A case for Facebook to like
Facebook has won a trademark ruling in China, reports The Wall Street Journal. In a verdict delivered last month the Beijing Higher People’s Court ruled in favour of the social media company against a Chinese drinks maker that owned the trademark “face book”.
Zhujiang Beverage registered the mark and its Chinese equivalent in 2011, despite objections from Facebook. The company sells products including milk-flavoured drinks and porridge. It argued that, although Facebook is well known, it has been blocked in China since 2009.
According to the BBC, the Beijing court said Zhujian had “violated moral principles” with “obvious intention to duplicate and copy from another high-profile trademark”.
Facebook’s victory is in contrast to Apple, which recently lost a case involving IPHONE for a Chinese handbag maker.
“Patent troll” takes its toll
The use of the term “patent troll” in newspapers magazines and online publications provides a prejudicial impression of patent licensing that unfairly influences attitudes towards disputes, according to a research conducted by Illinois Institute of Technology – Chicago-Kent College of Law professor Edward Lee.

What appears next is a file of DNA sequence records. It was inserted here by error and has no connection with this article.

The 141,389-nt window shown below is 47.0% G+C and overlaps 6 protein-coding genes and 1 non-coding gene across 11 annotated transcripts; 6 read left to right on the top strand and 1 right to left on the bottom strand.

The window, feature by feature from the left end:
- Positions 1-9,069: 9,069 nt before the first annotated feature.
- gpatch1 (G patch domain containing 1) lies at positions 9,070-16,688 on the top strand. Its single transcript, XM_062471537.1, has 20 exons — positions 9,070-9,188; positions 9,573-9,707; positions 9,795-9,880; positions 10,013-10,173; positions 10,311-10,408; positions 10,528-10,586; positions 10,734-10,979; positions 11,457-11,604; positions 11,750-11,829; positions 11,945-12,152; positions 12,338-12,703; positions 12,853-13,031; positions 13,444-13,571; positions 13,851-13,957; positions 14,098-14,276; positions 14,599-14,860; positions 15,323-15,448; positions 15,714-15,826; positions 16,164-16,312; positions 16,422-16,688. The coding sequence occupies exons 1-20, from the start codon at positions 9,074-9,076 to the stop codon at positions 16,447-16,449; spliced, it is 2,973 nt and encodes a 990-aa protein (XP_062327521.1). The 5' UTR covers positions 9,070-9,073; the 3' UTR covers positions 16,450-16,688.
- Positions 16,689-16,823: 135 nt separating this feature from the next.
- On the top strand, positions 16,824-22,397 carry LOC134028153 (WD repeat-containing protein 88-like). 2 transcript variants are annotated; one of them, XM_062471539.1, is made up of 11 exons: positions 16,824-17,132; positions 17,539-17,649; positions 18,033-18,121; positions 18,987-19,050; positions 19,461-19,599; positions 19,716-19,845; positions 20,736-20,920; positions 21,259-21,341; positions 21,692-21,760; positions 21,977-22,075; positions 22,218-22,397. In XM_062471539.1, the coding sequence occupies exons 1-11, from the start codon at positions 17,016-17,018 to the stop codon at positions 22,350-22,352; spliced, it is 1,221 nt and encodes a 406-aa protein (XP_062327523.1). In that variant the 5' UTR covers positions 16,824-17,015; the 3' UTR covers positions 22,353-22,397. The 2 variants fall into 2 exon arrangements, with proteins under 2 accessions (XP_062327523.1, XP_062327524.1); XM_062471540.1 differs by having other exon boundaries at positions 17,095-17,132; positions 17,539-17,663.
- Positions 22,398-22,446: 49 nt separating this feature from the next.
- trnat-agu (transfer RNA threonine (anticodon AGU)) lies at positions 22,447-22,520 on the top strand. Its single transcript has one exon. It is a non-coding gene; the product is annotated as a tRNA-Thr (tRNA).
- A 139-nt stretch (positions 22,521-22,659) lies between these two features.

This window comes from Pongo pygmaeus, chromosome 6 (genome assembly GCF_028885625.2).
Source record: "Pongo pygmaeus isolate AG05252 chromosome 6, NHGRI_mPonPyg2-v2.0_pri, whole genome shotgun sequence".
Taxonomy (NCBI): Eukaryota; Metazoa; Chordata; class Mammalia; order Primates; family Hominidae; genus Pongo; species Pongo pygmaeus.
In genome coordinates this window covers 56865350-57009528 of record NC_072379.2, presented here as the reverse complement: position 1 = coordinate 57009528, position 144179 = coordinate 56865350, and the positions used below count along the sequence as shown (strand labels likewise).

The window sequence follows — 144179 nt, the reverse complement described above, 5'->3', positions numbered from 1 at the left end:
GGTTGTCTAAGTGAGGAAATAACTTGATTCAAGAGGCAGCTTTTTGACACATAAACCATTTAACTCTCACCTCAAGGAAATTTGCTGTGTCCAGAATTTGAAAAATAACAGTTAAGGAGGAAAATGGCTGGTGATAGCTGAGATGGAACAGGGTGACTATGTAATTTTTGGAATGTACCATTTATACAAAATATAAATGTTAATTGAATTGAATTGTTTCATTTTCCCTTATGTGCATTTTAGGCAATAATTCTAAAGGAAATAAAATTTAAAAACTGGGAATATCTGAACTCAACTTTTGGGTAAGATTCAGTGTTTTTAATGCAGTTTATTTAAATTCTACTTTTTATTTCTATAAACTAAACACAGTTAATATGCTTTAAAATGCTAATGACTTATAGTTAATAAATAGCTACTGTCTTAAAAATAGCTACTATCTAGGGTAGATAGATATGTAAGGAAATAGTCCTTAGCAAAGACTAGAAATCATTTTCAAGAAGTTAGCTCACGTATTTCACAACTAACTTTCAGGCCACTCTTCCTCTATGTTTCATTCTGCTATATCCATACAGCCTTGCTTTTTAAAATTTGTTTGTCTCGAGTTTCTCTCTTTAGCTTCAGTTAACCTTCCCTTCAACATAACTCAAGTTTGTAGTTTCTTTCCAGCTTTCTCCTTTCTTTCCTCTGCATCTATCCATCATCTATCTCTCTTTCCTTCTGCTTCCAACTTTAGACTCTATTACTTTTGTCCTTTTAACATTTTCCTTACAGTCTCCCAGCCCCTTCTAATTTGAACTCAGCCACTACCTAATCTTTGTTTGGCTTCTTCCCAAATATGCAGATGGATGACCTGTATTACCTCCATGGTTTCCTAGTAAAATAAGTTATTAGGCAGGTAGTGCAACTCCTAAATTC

Lee noted that: “[S]ome courts have even barred the use of the term [patent troll] altogether during patent trials on the ground that the term is unfairly prejudicial. But, among the mainstream media, the term is pervasive.”
He added the findings of his study “suggest that the term may operate as a moral panic in a way that is detrimental to reasoned analysis and consideration of the root problems related to the issue of abusive patent litigation tactics.”
The research says that use of the term “patent troll” picked up in 2006 around the time of the Blackberry and eBay patent cases.
Bruce Berman on the IP CloseUp blog noted: “Since then, the media more often portrayed such patent entities in a one-sided, negative light with very little analysis or factual support.”